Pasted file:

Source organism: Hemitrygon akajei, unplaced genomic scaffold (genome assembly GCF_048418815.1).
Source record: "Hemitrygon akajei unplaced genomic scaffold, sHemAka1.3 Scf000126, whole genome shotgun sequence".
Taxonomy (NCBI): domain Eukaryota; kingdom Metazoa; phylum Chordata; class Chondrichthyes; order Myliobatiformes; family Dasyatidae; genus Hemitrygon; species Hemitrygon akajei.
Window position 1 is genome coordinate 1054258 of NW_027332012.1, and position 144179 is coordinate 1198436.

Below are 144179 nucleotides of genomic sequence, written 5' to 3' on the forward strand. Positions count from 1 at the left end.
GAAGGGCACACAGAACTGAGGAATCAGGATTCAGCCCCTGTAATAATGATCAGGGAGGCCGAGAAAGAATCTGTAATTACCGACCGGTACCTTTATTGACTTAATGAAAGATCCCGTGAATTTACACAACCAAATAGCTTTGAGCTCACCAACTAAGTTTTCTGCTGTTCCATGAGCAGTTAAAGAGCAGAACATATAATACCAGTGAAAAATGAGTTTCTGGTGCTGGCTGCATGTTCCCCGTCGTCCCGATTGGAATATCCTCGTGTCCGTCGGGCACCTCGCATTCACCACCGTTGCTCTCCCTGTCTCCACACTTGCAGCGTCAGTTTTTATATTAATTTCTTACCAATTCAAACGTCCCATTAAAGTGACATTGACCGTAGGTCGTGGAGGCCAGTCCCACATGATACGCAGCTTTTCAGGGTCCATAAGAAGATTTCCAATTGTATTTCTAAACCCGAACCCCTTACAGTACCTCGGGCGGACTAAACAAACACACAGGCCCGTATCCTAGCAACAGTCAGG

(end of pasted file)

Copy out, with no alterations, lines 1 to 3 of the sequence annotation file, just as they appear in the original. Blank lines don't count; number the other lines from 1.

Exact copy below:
Source organism: Hemitrygon akajei, unplaced genomic scaffold (genome assembly GCF_048418815.1).
Source record: "Hemitrygon akajei unplaced genomic scaffold, sHemAka1.3 Scf000126, whole genome shotgun sequence".
Taxonomy (NCBI): domain Eukaryota; kingdom Metazoa; phylum Chordata; class Chondrichthyes; order Myliobatiformes; family Dasyatidae; genus Hemitrygon; species Hemitrygon akajei.